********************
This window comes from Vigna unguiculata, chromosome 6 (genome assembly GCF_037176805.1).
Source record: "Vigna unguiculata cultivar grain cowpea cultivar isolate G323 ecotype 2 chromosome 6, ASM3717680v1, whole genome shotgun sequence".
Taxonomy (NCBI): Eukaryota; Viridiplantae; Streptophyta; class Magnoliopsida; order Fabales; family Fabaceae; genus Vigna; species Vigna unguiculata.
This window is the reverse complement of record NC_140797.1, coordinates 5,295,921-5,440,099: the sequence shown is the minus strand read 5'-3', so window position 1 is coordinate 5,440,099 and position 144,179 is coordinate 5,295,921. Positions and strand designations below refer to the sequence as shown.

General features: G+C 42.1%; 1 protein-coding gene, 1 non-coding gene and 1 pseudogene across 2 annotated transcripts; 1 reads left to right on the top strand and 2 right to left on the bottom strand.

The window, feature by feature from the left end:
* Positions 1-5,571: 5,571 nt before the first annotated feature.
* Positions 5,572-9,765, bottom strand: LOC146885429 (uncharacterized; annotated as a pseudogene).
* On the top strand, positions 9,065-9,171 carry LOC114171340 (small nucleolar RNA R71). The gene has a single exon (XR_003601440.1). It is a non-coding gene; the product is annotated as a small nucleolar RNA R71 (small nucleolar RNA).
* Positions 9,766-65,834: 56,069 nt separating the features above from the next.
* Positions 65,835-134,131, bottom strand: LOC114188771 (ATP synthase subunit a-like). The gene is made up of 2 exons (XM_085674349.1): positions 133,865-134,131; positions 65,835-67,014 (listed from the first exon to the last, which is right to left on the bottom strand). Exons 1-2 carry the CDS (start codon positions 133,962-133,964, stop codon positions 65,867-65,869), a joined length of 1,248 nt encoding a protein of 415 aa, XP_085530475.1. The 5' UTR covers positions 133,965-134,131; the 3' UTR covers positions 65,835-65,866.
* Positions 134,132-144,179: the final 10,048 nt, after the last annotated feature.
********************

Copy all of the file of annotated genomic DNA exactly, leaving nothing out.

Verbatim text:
This window comes from Vigna unguiculata, chromosome 6 (genome assembly GCF_037176805.1).
Source record: "Vigna unguiculata cultivar grain cowpea cultivar isolate G323 ecotype 2 chromosome 6, ASM3717680v1, whole genome shotgun sequence".
Taxonomy (NCBI): Eukaryota; Viridiplantae; Streptophyta; class Magnoliopsida; order Fabales; family Fabaceae; genus Vigna; species Vigna unguiculata.
This window is the reverse complement of record NC_140797.1, coordinates 5,295,921-5,440,099: the sequence shown is the minus strand read 5'-3', so window position 1 is coordinate 5,440,099 and position 144,179 is coordinate 5,295,921. Positions and strand designations below refer to the sequence as shown.

General features: G+C 42.1%; 1 protein-coding gene, 1 non-coding gene and 1 pseudogene across 2 annotated transcripts; 1 reads left to right on the top strand and 2 right to left on the bottom strand.

The window, feature by feature from the left end:
* Positions 1-5,571: 5,571 nt before the first annotated feature.
* Positions 5,572-9,765, bottom strand: LOC146885429 (uncharacterized; annotated as a pseudogene).
* On the top strand, positions 9,065-9,171 carry LOC114171340 (small nucleolar RNA R71). The gene has a single exon (XR_003601440.1). It is a non-coding gene; the product is annotated as a small nucleolar RNA R71 (small nucleolar RNA).
* Positions 9,766-65,834: 56,069 nt separating the features above from the next.
* Positions 65,835-134,131, bottom strand: LOC114188771 (ATP synthase subunit a-like). The gene is made up of 2 exons (XM_085674349.1): positions 133,865-134,131; positions 65,835-67,014 (listed from the first exon to the last, which is right to left on the bottom strand). Exons 1-2 carry the CDS (start codon positions 133,962-133,964, stop codon positions 65,867-65,869), a joined length of 1,248 nt encoding a protein of 415 aa, XP_085530475.1. The 5' UTR covers positions 133,965-134,131; the 3' UTR covers positions 65,835-65,866.
* Positions 134,132-144,179: the final 10,048 nt, after the last annotated feature.